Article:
I first became interested in clay as a teenager and when I was 16 took lessons at the Auckland Studio Potters, but it wasn’t until I started studying ceramics at UNITEC in 1994 that I realised it was a lifelong occupation. In 1998 I graduated with a bachelor in 3D design, majoring in ceramics and since then I have been working as a studio potter. I was also the Co-Director of the Auckland Studio Potters from 2000 to 2006 and was the Manager of the Waikato Society of Potters from 2008 to 2012.
I love to experiment with new clays and since moving to Rahu Road I have been using clay from my land – a rich, wild Coromandel clay. I respond to the different characteristics of the clays, seeking out qualities that I enjoy when throwing pots on the slow moving treadle wheel.
My firing methods of using a wood kiln and spraying a small quantity of soda ash solution in at high temperatures creates the variegated flashings and speckled glaze patterns – different on each piece. The combination of the clays and the firing process is why I get such rich surfaces on my functional work.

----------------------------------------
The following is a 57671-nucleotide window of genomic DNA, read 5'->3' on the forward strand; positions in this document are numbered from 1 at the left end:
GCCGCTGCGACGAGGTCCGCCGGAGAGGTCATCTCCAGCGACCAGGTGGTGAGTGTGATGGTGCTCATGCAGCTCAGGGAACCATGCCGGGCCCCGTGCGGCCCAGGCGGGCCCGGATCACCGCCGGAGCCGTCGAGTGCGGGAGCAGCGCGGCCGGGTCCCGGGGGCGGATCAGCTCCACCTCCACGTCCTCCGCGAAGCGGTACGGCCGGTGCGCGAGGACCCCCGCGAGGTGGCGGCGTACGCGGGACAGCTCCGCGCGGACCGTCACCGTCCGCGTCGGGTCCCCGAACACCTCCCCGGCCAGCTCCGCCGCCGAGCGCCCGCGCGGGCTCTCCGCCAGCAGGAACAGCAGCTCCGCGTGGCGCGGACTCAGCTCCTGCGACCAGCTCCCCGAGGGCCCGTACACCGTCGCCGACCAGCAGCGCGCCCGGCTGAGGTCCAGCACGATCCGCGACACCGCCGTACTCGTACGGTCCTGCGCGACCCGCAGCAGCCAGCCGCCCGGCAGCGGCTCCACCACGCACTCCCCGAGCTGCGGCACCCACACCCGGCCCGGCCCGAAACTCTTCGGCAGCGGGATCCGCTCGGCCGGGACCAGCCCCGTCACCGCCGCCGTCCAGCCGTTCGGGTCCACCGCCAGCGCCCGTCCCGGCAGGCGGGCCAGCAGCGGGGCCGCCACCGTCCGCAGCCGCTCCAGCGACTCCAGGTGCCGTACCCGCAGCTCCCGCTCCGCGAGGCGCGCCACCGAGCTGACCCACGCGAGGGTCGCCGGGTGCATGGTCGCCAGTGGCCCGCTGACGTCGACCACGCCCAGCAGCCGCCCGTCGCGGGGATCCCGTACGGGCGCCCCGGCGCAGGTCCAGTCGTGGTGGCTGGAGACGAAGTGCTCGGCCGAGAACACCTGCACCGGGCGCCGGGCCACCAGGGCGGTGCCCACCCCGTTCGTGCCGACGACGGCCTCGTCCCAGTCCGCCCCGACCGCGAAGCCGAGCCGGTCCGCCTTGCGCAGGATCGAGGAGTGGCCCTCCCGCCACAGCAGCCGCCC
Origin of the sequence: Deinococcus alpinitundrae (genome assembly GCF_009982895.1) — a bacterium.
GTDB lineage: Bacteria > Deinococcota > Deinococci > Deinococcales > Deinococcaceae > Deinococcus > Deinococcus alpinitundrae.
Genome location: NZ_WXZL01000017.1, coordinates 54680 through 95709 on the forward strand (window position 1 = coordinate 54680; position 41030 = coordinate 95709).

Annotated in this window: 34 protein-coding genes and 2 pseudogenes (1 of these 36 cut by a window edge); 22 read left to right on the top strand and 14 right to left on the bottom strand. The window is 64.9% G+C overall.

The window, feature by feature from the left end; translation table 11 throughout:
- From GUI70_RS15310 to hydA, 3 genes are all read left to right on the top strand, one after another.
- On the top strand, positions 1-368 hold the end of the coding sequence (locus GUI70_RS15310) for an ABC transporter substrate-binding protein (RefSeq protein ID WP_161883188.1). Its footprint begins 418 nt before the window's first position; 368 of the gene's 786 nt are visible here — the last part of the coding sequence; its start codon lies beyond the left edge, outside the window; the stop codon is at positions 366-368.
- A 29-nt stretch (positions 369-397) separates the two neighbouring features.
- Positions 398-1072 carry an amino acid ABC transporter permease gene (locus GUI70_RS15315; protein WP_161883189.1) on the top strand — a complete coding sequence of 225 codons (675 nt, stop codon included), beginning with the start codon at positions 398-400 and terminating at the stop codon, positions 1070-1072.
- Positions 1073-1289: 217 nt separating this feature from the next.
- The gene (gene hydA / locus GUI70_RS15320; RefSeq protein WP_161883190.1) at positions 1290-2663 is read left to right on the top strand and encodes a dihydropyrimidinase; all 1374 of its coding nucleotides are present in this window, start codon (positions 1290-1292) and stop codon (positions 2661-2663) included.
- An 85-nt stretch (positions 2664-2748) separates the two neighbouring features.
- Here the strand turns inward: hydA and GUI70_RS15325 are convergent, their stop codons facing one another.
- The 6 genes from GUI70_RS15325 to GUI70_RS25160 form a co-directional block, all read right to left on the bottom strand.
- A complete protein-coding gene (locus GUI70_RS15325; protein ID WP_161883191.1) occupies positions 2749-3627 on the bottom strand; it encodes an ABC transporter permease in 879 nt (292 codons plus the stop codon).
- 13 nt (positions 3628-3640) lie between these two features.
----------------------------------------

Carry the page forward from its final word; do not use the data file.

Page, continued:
Another strand to my working process is a fascination with the technological side of making permanent objects out of clay; this translates into experimentation with materials and firing methods. I construct kilns out of various unlikely materials and in diverse configurations in an effort to explore how contained fire behaves.
Teaching has been a mainstay of my working life, providing both a steady income and a rewarding, challenging and inspirational livelihood. I have taught many classes from beginner through to tertiary level, from short workshops to year-long courses.
I like to travel and use the freedom of unplanned excursions as liberating and eye-opening experiences; a way to re-examine ideas and situations that leads to new approaches and influences in my work.